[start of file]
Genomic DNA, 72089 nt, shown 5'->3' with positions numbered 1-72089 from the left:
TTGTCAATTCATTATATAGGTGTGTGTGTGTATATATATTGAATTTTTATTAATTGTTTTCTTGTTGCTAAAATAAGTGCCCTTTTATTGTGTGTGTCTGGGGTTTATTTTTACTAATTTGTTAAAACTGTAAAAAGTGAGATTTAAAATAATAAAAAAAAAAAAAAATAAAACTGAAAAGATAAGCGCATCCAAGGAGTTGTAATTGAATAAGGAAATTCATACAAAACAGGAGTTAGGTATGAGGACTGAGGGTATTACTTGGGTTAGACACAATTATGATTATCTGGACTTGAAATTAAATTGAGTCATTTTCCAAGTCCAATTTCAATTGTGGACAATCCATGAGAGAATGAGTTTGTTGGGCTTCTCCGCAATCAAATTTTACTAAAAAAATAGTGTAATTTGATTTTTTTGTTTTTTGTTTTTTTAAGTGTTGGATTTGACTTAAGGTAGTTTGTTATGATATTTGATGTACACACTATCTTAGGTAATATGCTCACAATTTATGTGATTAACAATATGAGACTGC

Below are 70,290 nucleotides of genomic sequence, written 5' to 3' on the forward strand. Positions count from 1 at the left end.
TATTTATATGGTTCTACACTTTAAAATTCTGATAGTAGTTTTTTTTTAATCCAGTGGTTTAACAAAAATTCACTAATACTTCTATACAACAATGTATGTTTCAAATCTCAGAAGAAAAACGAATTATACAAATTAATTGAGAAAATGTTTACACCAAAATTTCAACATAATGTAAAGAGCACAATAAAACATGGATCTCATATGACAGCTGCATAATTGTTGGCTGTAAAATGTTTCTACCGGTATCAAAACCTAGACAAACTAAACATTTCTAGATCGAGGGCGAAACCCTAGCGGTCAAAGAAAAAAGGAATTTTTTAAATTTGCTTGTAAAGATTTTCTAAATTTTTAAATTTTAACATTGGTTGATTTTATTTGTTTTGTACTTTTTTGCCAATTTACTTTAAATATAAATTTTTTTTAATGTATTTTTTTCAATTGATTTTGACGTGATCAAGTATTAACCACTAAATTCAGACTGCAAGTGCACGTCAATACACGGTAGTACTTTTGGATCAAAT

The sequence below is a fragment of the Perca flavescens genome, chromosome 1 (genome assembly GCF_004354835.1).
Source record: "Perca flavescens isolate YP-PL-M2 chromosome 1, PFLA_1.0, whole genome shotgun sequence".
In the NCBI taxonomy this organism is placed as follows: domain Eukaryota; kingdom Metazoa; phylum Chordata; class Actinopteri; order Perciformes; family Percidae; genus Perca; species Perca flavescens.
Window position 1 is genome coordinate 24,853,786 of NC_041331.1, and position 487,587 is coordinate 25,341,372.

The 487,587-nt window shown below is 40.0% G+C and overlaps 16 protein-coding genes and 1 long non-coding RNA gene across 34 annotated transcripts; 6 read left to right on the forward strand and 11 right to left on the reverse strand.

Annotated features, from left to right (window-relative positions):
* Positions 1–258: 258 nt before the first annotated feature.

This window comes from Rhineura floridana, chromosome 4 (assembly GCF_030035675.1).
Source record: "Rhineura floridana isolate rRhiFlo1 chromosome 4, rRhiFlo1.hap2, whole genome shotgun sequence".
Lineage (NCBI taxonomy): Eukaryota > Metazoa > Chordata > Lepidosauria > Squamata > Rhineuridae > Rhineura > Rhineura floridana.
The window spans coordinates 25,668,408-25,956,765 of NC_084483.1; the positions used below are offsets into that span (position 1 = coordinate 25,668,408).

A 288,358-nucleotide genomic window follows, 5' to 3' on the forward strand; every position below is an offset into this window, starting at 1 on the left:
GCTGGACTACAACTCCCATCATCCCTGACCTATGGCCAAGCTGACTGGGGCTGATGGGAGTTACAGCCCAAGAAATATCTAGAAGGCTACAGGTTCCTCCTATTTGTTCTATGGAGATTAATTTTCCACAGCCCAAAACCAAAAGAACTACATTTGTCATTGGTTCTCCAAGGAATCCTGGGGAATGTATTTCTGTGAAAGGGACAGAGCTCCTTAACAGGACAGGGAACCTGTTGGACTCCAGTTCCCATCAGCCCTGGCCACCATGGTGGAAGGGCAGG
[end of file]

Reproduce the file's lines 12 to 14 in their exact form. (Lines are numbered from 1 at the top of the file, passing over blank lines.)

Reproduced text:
This window comes from Rhineura floridana, chromosome 4 (assembly GCF_030035675.1).
Source record: "Rhineura floridana isolate rRhiFlo1 chromosome 4, rRhiFlo1.hap2, whole genome shotgun sequence".
Lineage (NCBI taxonomy): Eukaryota > Metazoa > Chordata > Lepidosauria > Squamata > Rhineuridae > Rhineura > Rhineura floridana.